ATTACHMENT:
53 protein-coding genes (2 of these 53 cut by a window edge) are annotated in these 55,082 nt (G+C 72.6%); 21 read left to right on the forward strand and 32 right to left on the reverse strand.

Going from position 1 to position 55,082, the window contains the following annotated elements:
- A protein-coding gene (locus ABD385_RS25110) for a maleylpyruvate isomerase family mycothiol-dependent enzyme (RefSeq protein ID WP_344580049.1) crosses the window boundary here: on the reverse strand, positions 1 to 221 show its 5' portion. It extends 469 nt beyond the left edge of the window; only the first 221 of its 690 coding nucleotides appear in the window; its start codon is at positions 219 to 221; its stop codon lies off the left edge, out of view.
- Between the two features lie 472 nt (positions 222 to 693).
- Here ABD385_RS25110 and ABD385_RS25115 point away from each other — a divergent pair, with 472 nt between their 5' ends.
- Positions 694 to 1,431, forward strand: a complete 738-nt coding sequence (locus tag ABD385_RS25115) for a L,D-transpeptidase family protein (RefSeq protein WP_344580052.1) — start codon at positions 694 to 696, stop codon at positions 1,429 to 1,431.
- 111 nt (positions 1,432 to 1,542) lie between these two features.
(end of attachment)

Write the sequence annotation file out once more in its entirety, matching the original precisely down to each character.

53 protein-coding genes (2 of these 53 cut by a window edge) are annotated in these 55,082 nt (G+C 72.6%); 21 read left to right on the forward strand and 32 right to left on the reverse strand.

Going from position 1 to position 55,082, the window contains the following annotated elements:
- A protein-coding gene (locus ABD385_RS25110) for a maleylpyruvate isomerase family mycothiol-dependent enzyme (RefSeq protein ID WP_344580049.1) crosses the window boundary here: on the reverse strand, positions 1 to 221 show its 5' portion. It extends 469 nt beyond the left edge of the window; only the first 221 of its 690 coding nucleotides appear in the window; its start codon is at positions 219 to 221; its stop codon lies off the left edge, out of view.
- Between the two features lie 472 nt (positions 222 to 693).
- Here ABD385_RS25110 and ABD385_RS25115 point away from each other — a divergent pair, with 472 nt between their 5' ends.
- Positions 694 to 1,431, forward strand: a complete 738-nt coding sequence (locus tag ABD385_RS25115) for a L,D-transpeptidase family protein (RefSeq protein WP_344580052.1) — start codon at positions 694 to 696, stop codon at positions 1,429 to 1,431.
- 111 nt (positions 1,432 to 1,542) lie between these two features.